How to set a Record
Saturday 9 February 2013 at:
Maison du Sport International
The suggested hotels is:
Hotel Aulac ***
To book your hotel room, download the hotel booking form and send it directly to the Hotel Aulac.
If you require an individual invitation for visa purposes, please contact:
, FAI Members Manager
The Commission has compiled a considerable database of information on the real environmental impact of aviation to nature.
Other information on noise measurement, planning issues, etc. is also being documented.
This Literature Reference List serves as an instrument for those interested in these matters to find sound information. For the ease of use, website links and addresses are provided where either the referenced article can be found and downloaded or where the relevant organization is available which has a direct relationship to the article.
All air sports interact with parts of the environment, considering air, land, sea, water, scenic views, wildlife, vegetation. Each air sport discipline has specific interactions with these parts of the environment.
The development of facilities and the carrying out of air sport activities are to be conducted in a manner that harmonises the interaction between the air sport activities and the environment.
The Environmental Commission has been created with the objectives set out in FAI Statutes:
Current program of the Environmental Commission
Invitation for cooperation and communication
FAI members, FAI commission delegates and all readers of this web site are invited to contribute to the work of the FAI Environmental Commission. Contributions presenting particular valuable examples of environmental impact on nature, should they be positive or negative, are welcome and may be submitted either via our email mailing list or discussion forum.
International Standards Organisation (ISO) agrees measuring methods etc. using international working groups. In the case of aircraft and airfield noise, International Civil Aviation Organisation (ICAO) may put forward standards based upon the ISO-recommended methods of assessment; the ICAO standards could (but not always will) form the basis of individual countries’ standards.
ICAO has developed two methods for certification of take-off noise for individual aircraft types – “Chapter 6”, and “Chapter 10”. The latter is now most commonly used. The noise impact from an aircraft is measured as the total noise effect established on the ground 2.5 kilometres from the rolling point of the aircraft, on the extended centreline of the runway. The level is expressed in the universal “decibels" (dB). It is derived from the sum of the noise energy received over the most noisy 10 seconds from the start of take-off until well past the microphone, rather than the peak noise level. FAI has agreed to support the use of this as an appropriate measure for aircraft certification.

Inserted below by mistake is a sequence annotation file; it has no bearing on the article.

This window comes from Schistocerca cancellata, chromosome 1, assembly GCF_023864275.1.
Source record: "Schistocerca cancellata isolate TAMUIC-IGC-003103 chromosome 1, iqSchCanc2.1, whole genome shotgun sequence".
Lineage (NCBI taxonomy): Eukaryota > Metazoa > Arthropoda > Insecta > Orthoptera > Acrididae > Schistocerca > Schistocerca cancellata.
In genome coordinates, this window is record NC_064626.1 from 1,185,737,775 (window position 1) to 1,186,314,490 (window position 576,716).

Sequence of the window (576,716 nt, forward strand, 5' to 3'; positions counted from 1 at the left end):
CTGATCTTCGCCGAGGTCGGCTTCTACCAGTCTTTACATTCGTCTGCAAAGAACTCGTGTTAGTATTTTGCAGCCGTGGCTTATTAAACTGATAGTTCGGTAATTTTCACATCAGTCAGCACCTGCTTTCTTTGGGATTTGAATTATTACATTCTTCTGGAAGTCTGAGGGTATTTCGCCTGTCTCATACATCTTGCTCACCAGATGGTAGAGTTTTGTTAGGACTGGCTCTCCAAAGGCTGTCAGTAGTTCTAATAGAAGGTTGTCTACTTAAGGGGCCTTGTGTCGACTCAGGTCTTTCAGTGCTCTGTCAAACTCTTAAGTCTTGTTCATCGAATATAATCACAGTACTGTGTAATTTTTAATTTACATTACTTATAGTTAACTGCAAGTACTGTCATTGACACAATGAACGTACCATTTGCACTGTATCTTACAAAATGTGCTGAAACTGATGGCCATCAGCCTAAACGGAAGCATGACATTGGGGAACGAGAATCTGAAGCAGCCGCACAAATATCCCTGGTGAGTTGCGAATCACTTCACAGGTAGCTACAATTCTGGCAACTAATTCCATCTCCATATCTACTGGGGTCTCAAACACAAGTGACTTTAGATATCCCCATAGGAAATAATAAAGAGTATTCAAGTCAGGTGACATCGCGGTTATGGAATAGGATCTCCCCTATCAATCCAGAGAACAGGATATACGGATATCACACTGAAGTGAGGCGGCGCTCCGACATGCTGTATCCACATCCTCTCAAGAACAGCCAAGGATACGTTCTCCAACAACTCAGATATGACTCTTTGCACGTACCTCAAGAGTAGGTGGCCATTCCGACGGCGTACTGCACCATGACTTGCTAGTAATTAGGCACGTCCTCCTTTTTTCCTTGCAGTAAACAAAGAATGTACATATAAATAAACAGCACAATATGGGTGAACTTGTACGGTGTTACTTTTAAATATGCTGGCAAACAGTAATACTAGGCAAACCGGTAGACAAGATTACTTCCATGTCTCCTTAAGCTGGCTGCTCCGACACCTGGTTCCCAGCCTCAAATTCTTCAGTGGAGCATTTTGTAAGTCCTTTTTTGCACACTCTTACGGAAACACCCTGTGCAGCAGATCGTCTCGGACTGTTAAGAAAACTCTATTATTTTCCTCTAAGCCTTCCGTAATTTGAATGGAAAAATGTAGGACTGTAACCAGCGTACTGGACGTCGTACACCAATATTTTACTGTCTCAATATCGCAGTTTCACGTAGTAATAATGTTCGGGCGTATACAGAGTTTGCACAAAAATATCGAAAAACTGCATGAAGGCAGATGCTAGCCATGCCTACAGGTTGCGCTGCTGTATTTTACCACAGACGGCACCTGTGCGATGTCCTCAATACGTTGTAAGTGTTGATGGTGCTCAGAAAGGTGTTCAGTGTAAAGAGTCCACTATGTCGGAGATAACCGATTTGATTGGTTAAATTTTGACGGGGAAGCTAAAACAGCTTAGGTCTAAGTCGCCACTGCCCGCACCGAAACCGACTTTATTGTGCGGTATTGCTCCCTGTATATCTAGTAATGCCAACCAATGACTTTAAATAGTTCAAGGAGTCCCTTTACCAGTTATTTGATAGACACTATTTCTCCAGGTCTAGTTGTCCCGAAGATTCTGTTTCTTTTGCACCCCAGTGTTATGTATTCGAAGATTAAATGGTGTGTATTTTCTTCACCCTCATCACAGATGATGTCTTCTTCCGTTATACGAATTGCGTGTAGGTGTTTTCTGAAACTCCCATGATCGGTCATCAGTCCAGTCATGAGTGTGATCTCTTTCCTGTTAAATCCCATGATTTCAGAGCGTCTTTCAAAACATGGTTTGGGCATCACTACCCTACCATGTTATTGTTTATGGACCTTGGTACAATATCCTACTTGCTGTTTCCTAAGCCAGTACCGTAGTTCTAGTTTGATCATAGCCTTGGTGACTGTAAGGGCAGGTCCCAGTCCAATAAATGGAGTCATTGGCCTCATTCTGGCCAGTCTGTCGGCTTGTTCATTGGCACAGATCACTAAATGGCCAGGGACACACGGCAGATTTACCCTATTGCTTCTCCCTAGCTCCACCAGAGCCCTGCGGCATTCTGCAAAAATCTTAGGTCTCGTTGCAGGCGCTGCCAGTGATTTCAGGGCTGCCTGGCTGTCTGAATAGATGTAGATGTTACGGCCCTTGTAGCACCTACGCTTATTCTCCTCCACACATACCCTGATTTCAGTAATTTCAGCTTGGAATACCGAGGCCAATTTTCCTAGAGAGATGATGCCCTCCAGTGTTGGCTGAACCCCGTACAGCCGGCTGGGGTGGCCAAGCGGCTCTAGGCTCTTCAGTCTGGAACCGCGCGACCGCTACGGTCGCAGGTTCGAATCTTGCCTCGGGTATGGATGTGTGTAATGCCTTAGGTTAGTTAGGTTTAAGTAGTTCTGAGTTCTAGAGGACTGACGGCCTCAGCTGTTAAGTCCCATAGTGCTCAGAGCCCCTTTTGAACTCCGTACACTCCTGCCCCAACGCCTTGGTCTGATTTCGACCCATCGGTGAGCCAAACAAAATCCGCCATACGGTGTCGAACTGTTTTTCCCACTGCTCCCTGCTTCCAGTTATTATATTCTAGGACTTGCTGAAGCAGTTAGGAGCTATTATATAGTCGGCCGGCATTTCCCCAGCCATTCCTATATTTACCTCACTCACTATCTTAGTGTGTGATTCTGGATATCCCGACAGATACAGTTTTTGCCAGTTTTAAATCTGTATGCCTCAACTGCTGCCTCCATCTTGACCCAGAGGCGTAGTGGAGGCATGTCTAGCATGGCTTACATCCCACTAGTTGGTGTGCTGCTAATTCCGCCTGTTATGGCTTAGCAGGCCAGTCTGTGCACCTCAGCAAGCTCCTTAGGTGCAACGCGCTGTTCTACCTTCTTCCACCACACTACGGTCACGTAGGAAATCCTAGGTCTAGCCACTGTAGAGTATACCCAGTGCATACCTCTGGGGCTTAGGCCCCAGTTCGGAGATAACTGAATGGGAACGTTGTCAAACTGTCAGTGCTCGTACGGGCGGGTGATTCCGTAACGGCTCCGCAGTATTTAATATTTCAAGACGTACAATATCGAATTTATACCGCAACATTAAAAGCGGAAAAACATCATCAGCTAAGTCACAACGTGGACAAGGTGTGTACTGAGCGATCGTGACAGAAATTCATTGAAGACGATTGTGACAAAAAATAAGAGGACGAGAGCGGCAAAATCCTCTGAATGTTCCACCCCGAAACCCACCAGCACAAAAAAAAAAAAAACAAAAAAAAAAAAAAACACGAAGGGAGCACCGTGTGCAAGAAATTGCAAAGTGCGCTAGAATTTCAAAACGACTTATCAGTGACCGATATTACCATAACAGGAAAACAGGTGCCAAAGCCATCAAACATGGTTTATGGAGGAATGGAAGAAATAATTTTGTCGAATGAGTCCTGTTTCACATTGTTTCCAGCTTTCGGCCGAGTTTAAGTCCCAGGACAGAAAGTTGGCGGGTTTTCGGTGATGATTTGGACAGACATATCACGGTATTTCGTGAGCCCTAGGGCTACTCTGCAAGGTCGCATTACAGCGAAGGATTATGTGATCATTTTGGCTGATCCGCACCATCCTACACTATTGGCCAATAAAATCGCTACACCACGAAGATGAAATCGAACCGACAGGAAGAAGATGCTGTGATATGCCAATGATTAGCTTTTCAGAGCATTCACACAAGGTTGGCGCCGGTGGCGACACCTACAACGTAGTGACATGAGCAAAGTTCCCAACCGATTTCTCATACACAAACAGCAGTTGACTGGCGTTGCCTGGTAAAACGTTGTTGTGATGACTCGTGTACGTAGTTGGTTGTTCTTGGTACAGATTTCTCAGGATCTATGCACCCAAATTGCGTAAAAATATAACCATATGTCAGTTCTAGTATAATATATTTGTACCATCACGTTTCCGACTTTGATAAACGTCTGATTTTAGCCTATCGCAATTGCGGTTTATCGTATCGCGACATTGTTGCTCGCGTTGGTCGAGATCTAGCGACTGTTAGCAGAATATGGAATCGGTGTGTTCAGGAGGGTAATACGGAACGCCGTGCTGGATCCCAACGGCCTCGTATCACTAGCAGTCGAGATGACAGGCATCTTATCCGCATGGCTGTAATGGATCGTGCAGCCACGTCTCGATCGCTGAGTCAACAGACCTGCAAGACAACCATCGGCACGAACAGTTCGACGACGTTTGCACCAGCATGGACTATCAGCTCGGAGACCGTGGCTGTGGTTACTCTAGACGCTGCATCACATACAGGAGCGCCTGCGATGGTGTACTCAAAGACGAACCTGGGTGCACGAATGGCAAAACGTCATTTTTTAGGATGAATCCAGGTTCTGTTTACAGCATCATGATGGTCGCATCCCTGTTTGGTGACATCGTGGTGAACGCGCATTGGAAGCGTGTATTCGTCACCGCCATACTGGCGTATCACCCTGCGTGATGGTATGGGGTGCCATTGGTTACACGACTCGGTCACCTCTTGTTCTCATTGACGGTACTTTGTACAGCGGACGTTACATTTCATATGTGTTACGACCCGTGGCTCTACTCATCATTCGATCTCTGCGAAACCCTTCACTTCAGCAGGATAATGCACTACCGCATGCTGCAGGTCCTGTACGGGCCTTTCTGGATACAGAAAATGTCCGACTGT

Airfield noise, as experienced at a place such as a nearby house or a measurement spot, is usually expressed in the form of an average, over a certain period of time, for example a 16-hour Leq. It represents the sum of all the noises made by individual aircraft flying past. If the point of measurement were on the ground 2.5 kilometres from the rolling point of the aircraft and on the extended centreline of the runway, a good approximation could be derived from ICAO “Chapter 10” data. That is the method set out in Dr. P. V. Brüel’s 1998-99 paper, “Noise Evaluation of Small Airfields”.
The calculated average is influenced heavily by the noisiest aircraft used, very little by any events 10 dB quieter than that, only moderately by the number of starts of the noisier aircraft, and hardly at all by the number of starts of the quieter aircraft.
The Layman’s guide to the difficult subject of Noise Measurement has been prepared by Mr. Chris J. Nicholas, President of Honour of the FAI Environmental Commission.
Actions in one country, which could be copied by others:
* See GAAC at www.gaac.co.uk and follow various references to publications etc.
** Contact FAI Environmental Commission for more details of hard copy etc. that we are aware of.
A key issue on the agenda of the FAI Environmental Commission (EnvC) is to provide objective information about the interaction of air sports with wildlife. Air sports enthusiasts of all disciplines throughout the world need to know more about the various effects our activities have on nature, so as to be able to fly considerately.
EnvC has initiated a series of translations into English of articles which describe the effects of air sport activities on wildlife and how to find solutions to manage the issues. The articles were first published in a German book entitled “Air Sports & Nature Protection”, published jointly by the German Aero Club and the German Federal Agency for Nature Protection.
Although the case studies are mainly from Germany, they provide advice and practical help on how to manage environmental and nature conservation issues anywhere in the world. The first translations are now available on this page as PDF files.
Further translations will be published on the EnvC website in the future.